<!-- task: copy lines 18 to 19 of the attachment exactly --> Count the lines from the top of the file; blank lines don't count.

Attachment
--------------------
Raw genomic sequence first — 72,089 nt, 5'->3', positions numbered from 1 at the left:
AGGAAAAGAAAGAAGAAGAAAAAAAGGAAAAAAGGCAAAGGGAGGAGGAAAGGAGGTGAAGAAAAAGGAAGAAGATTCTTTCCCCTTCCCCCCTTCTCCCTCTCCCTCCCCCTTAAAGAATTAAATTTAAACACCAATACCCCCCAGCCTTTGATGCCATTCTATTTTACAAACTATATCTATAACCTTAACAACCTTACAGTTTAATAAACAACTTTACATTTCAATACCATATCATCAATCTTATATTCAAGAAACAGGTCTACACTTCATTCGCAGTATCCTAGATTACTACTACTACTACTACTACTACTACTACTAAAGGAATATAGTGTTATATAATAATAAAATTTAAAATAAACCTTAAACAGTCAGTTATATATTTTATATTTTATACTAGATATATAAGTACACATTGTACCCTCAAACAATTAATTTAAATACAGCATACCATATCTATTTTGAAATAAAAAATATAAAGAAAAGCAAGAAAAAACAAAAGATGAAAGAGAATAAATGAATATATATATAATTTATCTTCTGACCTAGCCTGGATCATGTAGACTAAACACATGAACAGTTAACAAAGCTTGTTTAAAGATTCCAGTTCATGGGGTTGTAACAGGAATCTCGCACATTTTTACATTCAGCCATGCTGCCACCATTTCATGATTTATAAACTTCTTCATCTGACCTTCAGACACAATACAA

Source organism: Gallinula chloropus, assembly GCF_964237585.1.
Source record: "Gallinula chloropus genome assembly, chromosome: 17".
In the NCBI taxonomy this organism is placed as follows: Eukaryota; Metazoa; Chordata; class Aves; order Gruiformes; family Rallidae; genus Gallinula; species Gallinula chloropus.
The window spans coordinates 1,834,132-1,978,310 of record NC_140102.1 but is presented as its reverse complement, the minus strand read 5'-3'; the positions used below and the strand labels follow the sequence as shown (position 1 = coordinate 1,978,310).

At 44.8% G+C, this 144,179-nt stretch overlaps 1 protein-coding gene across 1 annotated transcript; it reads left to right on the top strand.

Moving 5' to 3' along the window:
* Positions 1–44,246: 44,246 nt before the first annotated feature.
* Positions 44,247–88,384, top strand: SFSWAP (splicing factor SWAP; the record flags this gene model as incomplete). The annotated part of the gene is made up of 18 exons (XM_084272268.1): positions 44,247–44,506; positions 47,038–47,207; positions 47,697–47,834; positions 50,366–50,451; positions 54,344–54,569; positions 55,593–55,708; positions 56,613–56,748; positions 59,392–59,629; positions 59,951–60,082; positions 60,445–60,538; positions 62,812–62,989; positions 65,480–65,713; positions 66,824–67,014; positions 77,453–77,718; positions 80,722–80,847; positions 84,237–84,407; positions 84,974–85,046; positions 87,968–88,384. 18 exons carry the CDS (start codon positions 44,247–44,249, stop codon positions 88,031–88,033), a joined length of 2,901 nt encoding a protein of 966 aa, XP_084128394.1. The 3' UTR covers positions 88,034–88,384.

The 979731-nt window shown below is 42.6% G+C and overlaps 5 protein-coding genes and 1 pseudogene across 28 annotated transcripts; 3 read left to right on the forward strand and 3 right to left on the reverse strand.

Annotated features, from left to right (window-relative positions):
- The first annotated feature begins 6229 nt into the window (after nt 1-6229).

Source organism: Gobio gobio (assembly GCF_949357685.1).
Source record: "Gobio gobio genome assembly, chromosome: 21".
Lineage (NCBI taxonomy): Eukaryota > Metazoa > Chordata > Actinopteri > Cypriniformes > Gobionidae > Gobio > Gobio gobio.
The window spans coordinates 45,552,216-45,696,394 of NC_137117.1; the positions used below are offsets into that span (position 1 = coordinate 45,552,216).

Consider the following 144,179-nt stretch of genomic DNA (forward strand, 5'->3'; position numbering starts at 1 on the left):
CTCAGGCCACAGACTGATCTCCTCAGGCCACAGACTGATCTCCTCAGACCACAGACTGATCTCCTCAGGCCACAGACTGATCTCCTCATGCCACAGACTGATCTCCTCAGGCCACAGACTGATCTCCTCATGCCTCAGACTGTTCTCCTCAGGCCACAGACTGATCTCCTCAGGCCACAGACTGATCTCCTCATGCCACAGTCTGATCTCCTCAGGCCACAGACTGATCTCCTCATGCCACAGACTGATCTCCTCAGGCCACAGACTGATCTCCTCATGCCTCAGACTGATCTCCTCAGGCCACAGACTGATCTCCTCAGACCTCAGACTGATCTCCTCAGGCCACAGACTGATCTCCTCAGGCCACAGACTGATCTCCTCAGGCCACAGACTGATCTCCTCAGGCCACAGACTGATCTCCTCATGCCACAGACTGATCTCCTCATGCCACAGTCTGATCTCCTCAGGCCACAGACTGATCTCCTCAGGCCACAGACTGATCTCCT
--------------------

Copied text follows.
Consider the following 144,179-nt stretch of genomic DNA (forward strand, 5'->3'; position numbering starts at 1 on the left):
CTCAGGCCACAGACTGATCTCCTCAGGCCACAGACTGATCTCCTCAGACCACAGACTGATCTCCTCAGGCCACAGACTGATCTCCTCATGCCACAGACTGATCTCCTCAGGCCACAGACTGATCTCCTCATGCCTCAGACTGTTCTCCTCAGGCCACAGACTGATCTCCTCAGGCCACAGACTGATCTCCTCATGCCACAGTCTGATCTCCTCAGGCCACAGACTGATCTCCTCATGCCACAGACTGATCTCCTCAGGCCACAGACTGATCTCCTCATGCCTCAGACTGATCTCCTCAGGCCACAGACTGATCTCCTCAGACCTCAGACTGATCTCCTCAGGCCACAGACTGATCTCCTCAGGCCACAGACTGATCTCCTCAGGCCACAGACTGATCTCCTCAGGCCACAGACTGATCTCCTCATGCCACAGACTGATCTCCTCATGCCACAGTCTGATCTCCTCAGGCCACAGACTGATCTCCTCAGGCCACAGACTGATCTCCT